For The Person Selling A Business, A Good Business Attorney Can Help You Reduce Stress As You Move Through Closing.
A good business attorney can help reduce stress by moving swiftly from an agreement to sell a business, through final closing, while carefully guarding your interests. He is a well qualified, meticulously prepared business attorney. And his expertise really shines at closing. He will have prepared a closing agenda and check list. It will be comprehensive because, like others professionals/advisors you have selected, he has done this kind of thing before.
He will guard your interests in a variety of areas. First of all, he will complete the steps necessary to ensure that any liability that you have related to the business terminates at closing. That can include changes to the corporate bank account, ensuring insurance coverage on the part of the buyer, and a myriad of other things.
Since you have selected someone knowledgeable and experienced with transactions the size of yours, he can confidently provide you with expert advice. Upon reviewing the circumstances surrounding you and the buyer, and the agreement to sell a business, he may recommend an asset sale over a sale of shares, or vice versa. This particular subject may become quite complex, as it is likely to have a tax impact on you, and possibly the buyer. So move carefully here.
Bad things can happen. You have made a concerted effort to do everything right. You have been extremely selective in your choice of business attorney. Just as you have with your other professionals/advisors. Despite your care, and their experience, you should want another level of assurance. You need to know the nature and coverage of their liability insurance. You want some deep pockets to turn to in case they have made a mistake that costs you a lot of money. And liability insurance coverage is quite common among attorneys, including business attorneys.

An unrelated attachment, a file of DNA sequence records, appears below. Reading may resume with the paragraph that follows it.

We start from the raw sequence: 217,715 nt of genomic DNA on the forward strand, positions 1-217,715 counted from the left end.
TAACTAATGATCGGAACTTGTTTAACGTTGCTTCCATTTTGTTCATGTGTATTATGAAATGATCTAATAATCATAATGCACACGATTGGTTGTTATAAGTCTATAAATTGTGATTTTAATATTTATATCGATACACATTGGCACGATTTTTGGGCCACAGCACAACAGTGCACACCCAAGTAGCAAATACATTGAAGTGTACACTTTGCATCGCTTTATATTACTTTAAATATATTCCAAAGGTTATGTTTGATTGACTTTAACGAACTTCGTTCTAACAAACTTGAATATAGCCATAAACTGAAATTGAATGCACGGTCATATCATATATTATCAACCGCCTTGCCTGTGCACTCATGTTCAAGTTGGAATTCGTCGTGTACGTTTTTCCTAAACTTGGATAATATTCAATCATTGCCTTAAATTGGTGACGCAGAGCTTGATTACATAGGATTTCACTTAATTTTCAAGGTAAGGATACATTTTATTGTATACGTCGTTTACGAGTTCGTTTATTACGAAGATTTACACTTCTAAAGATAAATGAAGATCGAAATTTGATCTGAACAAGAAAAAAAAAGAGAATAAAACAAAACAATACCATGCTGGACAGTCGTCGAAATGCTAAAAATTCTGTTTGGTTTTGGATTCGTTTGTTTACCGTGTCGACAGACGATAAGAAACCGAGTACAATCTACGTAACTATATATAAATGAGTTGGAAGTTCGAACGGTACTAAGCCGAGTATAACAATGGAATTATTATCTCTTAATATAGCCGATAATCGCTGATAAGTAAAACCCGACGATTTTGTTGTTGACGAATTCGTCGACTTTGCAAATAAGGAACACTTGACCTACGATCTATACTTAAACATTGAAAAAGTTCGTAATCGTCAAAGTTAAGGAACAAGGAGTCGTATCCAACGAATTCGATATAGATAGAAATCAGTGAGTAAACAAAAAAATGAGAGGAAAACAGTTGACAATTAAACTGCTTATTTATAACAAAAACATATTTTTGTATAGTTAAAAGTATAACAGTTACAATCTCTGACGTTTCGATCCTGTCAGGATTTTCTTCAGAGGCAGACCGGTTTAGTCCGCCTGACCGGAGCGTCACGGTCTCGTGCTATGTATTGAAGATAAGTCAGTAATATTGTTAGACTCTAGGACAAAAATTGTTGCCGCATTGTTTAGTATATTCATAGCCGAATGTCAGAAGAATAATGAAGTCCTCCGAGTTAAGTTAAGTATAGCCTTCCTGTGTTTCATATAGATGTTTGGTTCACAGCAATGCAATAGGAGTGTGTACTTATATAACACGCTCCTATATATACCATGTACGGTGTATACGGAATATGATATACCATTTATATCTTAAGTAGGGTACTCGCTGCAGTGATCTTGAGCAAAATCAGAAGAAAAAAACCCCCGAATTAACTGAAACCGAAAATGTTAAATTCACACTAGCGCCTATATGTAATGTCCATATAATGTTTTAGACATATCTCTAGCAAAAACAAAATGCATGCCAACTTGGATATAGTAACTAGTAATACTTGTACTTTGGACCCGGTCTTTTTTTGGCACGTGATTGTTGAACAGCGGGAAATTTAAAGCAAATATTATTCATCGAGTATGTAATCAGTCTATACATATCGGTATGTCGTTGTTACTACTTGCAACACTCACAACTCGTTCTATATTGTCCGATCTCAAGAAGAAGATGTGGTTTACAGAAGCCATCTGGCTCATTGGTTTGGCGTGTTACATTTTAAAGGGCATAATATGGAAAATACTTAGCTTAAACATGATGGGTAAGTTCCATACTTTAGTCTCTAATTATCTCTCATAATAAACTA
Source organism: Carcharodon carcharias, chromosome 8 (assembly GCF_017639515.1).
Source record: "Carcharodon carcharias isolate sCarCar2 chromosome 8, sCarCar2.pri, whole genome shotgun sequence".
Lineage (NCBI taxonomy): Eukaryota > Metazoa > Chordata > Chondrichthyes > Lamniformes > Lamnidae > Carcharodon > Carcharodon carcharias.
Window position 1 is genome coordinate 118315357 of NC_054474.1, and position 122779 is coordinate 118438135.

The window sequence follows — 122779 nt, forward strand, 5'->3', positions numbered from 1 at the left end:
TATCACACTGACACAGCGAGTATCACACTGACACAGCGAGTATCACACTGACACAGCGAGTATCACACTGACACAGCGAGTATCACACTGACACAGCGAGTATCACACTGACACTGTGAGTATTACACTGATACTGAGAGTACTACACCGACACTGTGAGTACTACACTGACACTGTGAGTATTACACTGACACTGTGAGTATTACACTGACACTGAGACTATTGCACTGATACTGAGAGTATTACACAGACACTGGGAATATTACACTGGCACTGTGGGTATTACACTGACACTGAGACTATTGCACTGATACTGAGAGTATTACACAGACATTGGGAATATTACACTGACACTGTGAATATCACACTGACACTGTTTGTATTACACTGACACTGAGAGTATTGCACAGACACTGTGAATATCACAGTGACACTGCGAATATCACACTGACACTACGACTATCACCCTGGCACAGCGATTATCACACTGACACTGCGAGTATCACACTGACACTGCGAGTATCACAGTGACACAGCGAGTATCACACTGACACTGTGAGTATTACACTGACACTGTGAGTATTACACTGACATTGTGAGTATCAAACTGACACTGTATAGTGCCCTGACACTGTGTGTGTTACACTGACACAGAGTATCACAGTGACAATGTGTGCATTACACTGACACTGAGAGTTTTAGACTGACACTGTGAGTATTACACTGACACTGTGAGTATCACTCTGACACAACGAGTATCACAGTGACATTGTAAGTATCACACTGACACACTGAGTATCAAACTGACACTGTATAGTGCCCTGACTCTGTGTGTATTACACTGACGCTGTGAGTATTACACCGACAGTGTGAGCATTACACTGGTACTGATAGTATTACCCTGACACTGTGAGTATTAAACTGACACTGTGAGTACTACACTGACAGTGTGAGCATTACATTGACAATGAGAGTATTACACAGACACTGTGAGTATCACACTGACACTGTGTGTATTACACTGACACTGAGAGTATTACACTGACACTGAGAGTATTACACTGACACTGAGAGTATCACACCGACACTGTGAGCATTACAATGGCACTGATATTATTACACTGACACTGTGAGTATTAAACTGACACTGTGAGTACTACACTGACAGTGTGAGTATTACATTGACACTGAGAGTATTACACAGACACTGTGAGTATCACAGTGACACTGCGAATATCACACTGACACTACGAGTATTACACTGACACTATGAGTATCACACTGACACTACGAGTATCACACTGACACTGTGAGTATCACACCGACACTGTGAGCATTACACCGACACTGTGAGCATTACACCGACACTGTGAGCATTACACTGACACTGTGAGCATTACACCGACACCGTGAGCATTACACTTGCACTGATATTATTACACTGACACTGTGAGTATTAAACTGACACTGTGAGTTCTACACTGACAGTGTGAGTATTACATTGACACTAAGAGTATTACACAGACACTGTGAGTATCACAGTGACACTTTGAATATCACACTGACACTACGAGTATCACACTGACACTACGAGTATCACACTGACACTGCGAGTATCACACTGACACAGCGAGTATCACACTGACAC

Your attorney will likely have prepared the agreement to sell your business. But if he hasn't, you need to know where to find one, and how to select the right one. As in the case of other professionals and advisors, the best way to find them is to ask. Ask your business valuator, your outside accountant, anyone you know who has sold a business and been happy with his attorney. Don't get your cousin's divorce lawyer, or the attorney that recently handled the closing on the sale of your vacation property.
Your attorney should have prior verifiable experience with transactions like yours. Experience with hundred million dollar transactions if yours is below ten million is not really comparable. Similarly experience with transactions involving the local convenience store is not comparable if yours is a several million dollar transaction. And experience in your industry will bring additional value to the transaction. Despite what a business attorney without specific industry experience may tell you, there are important subtle nuances that are industry specific that can impact a transaction.
Many of the recommended activities on this website, aimed at helping you sell your business in a stress free manner can be done by you. Many of them should be done by you, with some external consulting help if needed. But, one area where the do it yourself approach just won't cut it is protecting your interests at closing. You need the help of a professional, a business attorney. So even though you won't like the price, to avoid the expense and advice of a qualified professional could be extremely costly to your future family financial health.
A brief word on the cost. Most attorney's like to bill by the hour. However, there is nothing to prevent you from requesting fixed price. Depending on the perceived complexity of the transaction, and the current schedule of your business attorney, he may agree. This may be further impacted by his experience in your industry, and closing similar transactions. And if the first one doesn't agree, and you have identified several with comparable qualifications, ask the others.
You may return to
Business Advisors And Intermediaries
, or go to